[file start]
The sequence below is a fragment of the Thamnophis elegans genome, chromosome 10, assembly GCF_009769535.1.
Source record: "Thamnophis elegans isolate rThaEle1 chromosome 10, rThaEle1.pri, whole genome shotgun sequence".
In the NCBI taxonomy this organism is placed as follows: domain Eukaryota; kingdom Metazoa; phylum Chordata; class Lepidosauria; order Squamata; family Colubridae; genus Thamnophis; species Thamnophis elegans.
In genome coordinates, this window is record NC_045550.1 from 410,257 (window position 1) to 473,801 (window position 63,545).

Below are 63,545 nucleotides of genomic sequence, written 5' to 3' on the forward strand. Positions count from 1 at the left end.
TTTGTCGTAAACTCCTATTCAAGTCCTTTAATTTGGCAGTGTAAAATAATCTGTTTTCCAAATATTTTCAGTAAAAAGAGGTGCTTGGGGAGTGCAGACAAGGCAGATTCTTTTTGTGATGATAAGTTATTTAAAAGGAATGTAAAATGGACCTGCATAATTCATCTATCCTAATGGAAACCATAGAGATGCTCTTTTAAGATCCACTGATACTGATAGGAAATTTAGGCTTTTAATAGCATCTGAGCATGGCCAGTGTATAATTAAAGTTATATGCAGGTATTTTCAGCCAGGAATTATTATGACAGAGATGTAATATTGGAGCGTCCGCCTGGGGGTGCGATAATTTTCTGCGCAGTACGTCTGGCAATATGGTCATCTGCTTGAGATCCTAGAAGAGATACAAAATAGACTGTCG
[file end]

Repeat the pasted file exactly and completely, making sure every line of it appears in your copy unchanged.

The sequence below is a fragment of the Thamnophis elegans genome, chromosome 10, assembly GCF_009769535.1.
Source record: "Thamnophis elegans isolate rThaEle1 chromosome 10, rThaEle1.pri, whole genome shotgun sequence".
In the NCBI taxonomy this organism is placed as follows: domain Eukaryota; kingdom Metazoa; phylum Chordata; class Lepidosauria; order Squamata; family Colubridae; genus Thamnophis; species Thamnophis elegans.
In genome coordinates, this window is record NC_045550.1 from 410,257 (window position 1) to 473,801 (window position 63,545).

Below are 63,545 nucleotides of genomic sequence, written 5' to 3' on the forward strand. Positions count from 1 at the left end.
TTTGTCGTAAACTCCTATTCAAGTCCTTTAATTTGGCAGTGTAAAATAATCTGTTTTCCAAATATTTTCAGTAAAAAGAGGTGCTTGGGGAGTGCAGACAAGGCAGATTCTTTTTGTGATGATAAGTTATTTAAAAGGAATGTAAAATGGACCTGCATAATTCATCTATCCTAATGGAAACCATAGAGATGCTCTTTTAAGATCCACTGATACTGATAGGAAATTTAGGCTTTTAATAGCATCTGAGCATGGCCAGTGTATAATTAAAGTTATATGCAGGTATTTTCAGCCAGGAATTATTATGACAGAGATGTAATATTGGAGCGTCCGCCTGGGGGTGCGATAATTTTCTGCGCAGTACGTCTGGCAATATGGTCATCTGCTTGAGATCCTAGAAGAGATACAAAATAGACTGTCG